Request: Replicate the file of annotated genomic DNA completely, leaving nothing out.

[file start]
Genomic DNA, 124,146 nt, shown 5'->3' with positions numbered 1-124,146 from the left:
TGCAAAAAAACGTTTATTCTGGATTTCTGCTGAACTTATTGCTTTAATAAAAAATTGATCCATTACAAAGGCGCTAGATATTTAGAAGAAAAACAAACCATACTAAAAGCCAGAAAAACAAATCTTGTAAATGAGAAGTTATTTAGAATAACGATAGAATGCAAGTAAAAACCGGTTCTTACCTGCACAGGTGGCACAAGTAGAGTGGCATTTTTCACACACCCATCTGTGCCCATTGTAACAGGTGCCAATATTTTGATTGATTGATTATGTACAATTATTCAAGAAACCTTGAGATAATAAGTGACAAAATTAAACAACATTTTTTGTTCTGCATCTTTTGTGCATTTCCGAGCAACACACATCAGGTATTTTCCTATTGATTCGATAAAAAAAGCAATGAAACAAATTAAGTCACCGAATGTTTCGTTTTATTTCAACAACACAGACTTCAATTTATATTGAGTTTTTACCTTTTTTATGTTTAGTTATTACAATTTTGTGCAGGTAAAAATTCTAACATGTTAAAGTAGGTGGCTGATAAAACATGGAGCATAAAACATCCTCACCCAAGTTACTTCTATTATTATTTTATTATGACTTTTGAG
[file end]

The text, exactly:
Genomic DNA, 124,146 nt, shown 5'->3' with positions numbered 1-124,146 from the left:
TGCAAAAAAACGTTTATTCTGGATTTCTGCTGAACTTATTGCTTTAATAAAAAATTGATCCATTACAAAGGCGCTAGATATTTAGAAGAAAAACAAACCATACTAAAAGCCAGAAAAACAAATCTTGTAAATGAGAAGTTATTTAGAATAACGATAGAATGCAAGTAAAAACCGGTTCTTACCTGCACAGGTGGCACAAGTAGAGTGGCATTTTTCACACACCCATCTGTGCCCATTGTAACAGGTGCCAATATTTTGATTGATTGATTATGTACAATTATTCAAGAAACCTTGAGATAATAAGTGACAAAATTAAACAACATTTTTTGTTCTGCATCTTTTGTGCATTTCCGAGCAACACACATCAGGTATTTTCCTATTGATTCGATAAAAAAAGCAATGAAACAAATTAAGTCACCGAATGTTTCGTTTTATTTCAACAACACAGACTTCAATTTATATTGAGTTTTTACCTTTTTTATGTTTAGTTATTACAATTTTGTGCAGGTAAAAATTCTAACATGTTAAAGTAGGTGGCTGATAAAACATGGAGCATAAAACATCCTCACCCAAGTTACTTCTATTATTATTTTATTATGACTTTTGAG